Lakhta, Saint Petersburg

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Coordinates: 59°59′22.20″N 30°09′37.40″E / 59.9895000°N 30.1603889°E / 59.9895000; 30.1603889

Lakhta (Russian: Ла́хта) is a historical area in Lakhta-Olgino Municipal Okrug of St. Petersburg, Russia, situated west of Lake Lakhta (hence the name). It was formerly owned by Peter the Great, Count Grigory Orlov, and Count Stenbock-Fermor (whose 19th-century residence survives). The Lakhta railway station of the Primorsky Railway connects Lakhta to Central Saint Petersburg. The historical area of Olgino lies south-west of Lakhta.

History[edit]

Death of Peter the Great[edit]

In the early 18th century, Peter the Great had a residence in the area called Blizhniye Dubki.[1] According to tradition, in November 1724 Peter was in a ship in the Gulf of Finland near Lakhta to inspect some ironworks. He saw a group of soldiers drowning not far from shore, and, wading out into near-waist deep water, came to their rescue. This icy water rescue is said to have exacerbated Peter's bladder problems and caused his death on January 28, 1725. The event was commemorated in the 19th-century by a chapel; and the so-called "Peter's pine" was shown to tourists down to the 20th century.

The story, however, has been viewed with scepticism by some historians, pointing out that the German chronicler Jacob von Stählin is the only source for the story, and it seems unlikely that no one else would have documented such an act of heroism. This, plus the interval of time between these actions and Peter's death seems to preclude any direct link. However, the story may still, in part, contain some grain of truth.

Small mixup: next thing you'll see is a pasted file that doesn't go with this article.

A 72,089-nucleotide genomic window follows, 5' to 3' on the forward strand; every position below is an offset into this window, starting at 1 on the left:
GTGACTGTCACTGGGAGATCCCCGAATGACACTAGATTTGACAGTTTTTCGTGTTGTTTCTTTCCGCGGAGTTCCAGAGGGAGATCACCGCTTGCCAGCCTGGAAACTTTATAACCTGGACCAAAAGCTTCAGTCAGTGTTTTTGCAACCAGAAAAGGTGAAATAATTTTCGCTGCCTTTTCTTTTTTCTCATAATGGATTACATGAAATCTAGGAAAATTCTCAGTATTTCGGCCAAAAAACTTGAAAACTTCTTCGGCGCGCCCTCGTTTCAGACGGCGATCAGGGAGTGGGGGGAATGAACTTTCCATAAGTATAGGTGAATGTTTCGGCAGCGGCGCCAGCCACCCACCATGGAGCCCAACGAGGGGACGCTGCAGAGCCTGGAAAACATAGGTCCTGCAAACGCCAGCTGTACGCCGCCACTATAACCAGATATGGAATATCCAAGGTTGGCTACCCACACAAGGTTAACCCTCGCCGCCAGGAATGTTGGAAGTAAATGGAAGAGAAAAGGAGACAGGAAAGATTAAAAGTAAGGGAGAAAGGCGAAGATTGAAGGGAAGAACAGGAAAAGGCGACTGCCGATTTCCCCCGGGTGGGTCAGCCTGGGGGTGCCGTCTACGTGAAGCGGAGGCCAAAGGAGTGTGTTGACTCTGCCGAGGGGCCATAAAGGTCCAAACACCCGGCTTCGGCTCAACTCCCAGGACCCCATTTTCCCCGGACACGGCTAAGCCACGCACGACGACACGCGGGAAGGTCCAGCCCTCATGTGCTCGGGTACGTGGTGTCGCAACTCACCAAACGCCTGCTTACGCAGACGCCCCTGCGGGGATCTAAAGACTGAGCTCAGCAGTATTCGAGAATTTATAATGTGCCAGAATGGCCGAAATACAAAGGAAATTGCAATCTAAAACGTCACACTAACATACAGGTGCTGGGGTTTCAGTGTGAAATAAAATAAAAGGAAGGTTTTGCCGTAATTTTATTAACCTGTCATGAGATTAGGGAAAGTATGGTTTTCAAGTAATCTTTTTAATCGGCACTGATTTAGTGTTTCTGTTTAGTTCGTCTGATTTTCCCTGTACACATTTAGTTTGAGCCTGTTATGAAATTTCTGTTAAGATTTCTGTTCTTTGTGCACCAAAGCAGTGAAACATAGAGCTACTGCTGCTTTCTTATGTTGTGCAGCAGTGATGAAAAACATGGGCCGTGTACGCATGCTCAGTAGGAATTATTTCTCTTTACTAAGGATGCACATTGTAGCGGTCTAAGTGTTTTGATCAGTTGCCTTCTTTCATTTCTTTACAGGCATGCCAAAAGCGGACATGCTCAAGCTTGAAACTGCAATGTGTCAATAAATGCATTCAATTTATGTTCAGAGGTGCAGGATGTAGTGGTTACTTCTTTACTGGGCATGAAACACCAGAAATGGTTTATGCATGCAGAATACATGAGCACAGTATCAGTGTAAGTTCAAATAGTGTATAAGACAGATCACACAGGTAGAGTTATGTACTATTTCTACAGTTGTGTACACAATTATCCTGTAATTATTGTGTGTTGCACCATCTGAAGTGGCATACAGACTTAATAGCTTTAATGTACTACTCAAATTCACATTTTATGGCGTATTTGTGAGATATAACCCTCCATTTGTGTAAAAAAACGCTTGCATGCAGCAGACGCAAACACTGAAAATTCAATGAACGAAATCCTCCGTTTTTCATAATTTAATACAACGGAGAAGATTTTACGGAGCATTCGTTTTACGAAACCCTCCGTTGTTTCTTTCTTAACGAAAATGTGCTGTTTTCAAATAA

Later history[edit]

The Transportation of the Thunder-stone in the Presence of Catherine II. Engraving by I. F. Schley of the drawing by Yury Felten. 1770.

In 1768, an enormous granite boulder in the nearby forest called the Thunder Stone (Гром-камень) was chosen by Catherine the Great to be the pedestal for an equestrian statue of Peter the Great.[1] The Thunder Stone is the largest rock ever moved by man, even to this day.[citation needed] The statue is now known as The Bronze Horseman, and is one of the landmarks of Saint Petersburg.

Lakhta has also been a centre of Russian sporting firsts. It was host to Russia's first tennis event, and in 1913 a large building was constructed for the lawn tennis club. It also played host to the first soccer cups in Russia.[1]

Lakhta was granted urban-type settlement status and renamed Lakhtinsky (Лахтинский) in 1938. In 1963, it was annexed by Leningrad and became a part of the city.[1]

References[edit]

  1. ^ a b c d "Lakhta". Saint Petersburg Encyclopaedia. Retrieved August 28, 2009.